- Connect a 9v battery and the red LED should light up.
- If not, immediately unplug the power and double check everything!!!
- Now you have a nice 5V regulated power supply from a 9V battery. Your ATMega will thank you for it!
- OK, enough fun. Unplug the battery and let's get started with the micro controller.
Step #8: PrevNext
- Now it's time to hook up the ATMega 328.
- Did you unplug the battery? Yes? Good! Let's get started.
- The ATMega has a small "U"-shaped notch on one end. This notch lets you know where pin 1 is on the integrated circuit (IC) or "chip". If you hold the chip vertically, with the notch on top, pin 1 is directly to the left of this notch.
- Insert the IC so the notch is towards the power supply we already built.
- Insert pin 1 into "e9" as pictured.
- You may need to bend the pins in a little bit so they don't flare out too much. You shouldn't need a lot of force to insert the IC.
Step #9: PrevNext
- Time to add the crystal.
- The crystal is inserted into the breadboard at "b17" & "b18". Orientation isn't important; either way is fine.
- The crystal needs some capacitors to work properly. The two 22pF capacitors are not polarized, so orientation does not matter.
- Use one 22 pF capacitor (marked 220) and insert it into the the ground rail of the breadboard and "a17".
- The other 22 pF capacitor (marked 220) is inserted into the the ground rail of the breadboard and "a18".
- While we are here, cut a 1/2" piece of black wire and connect the ground rail of the breadboard to "a16".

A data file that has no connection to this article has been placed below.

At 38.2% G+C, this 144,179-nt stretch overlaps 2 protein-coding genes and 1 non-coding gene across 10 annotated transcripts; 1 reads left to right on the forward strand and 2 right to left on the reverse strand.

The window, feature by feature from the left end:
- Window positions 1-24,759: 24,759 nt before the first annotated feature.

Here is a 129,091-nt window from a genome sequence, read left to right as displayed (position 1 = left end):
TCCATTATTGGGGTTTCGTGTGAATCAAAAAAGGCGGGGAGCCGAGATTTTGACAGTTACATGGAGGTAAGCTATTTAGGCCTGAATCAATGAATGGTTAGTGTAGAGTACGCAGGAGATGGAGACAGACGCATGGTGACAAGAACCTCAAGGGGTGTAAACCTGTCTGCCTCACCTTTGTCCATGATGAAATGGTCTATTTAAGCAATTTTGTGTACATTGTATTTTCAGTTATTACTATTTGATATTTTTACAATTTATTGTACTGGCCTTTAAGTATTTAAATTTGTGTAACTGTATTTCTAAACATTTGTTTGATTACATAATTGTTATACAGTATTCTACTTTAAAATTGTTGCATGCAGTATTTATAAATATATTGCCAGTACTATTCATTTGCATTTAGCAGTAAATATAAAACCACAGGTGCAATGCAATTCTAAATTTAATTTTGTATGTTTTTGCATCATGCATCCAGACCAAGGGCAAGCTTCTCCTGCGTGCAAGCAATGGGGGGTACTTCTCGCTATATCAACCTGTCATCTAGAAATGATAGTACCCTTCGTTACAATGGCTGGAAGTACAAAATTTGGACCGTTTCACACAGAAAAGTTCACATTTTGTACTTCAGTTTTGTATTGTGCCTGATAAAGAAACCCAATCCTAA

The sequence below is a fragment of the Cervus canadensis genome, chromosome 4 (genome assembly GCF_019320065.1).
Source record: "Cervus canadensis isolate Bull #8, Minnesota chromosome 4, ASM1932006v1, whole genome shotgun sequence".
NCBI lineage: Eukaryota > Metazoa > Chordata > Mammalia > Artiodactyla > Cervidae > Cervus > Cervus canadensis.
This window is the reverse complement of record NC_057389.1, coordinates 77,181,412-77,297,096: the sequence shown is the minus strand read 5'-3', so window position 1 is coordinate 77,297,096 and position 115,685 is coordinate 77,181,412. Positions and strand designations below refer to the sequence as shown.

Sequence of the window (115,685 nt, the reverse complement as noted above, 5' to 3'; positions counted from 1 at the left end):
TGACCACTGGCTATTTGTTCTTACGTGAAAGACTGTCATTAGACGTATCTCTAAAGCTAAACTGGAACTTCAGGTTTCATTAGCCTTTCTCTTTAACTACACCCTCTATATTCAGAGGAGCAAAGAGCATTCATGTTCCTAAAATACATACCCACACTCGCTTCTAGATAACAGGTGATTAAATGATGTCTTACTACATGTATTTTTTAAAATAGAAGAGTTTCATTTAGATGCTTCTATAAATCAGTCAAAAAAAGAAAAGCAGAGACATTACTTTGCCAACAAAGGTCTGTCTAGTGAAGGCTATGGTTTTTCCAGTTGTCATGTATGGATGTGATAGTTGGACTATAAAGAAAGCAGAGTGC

Step #10: PrevNext
- Time for more power!
- Cut 3 pieces of red wire, all of them about 1/2" in length, and one black wire 1/2" in length.
- Use one red wire to connect the (+) rail of the breadboard to "j16"
- Use another piece of red wire to connect the (+) rail of the breadboard to "j17"
- Use one black wire to connect the (-) rail of the breadboard to "j15"
- Back to the other side of the board (by the crystal). Connect the remaining red wire from the (+) rail to "a15".
Step #11: PrevNext
- Now let's wire up a status LED. This will help us know everything is working properly.
- You can trim the LEDs leads if you prefer; also cut one piece or red wire about 3/4" long.
- Insert the longer lead of the LED (+) into "i24" and the shorter lead (-) into "i25".
- Next connect the (-) ground rail of the breadboard to "j25" using a 220Ω resistor (red, red, brown).
- Last but not least, connect the "h24" to "h18" with the red wire as in picture 3.
- Now you have an LED connected to "pin 13" of the "Arduino". It's actually not pin 13 of the ATMega. The Arduino IDE uses different definitions for the pins to simplify its use. I'll go over the pins in the last step of the build.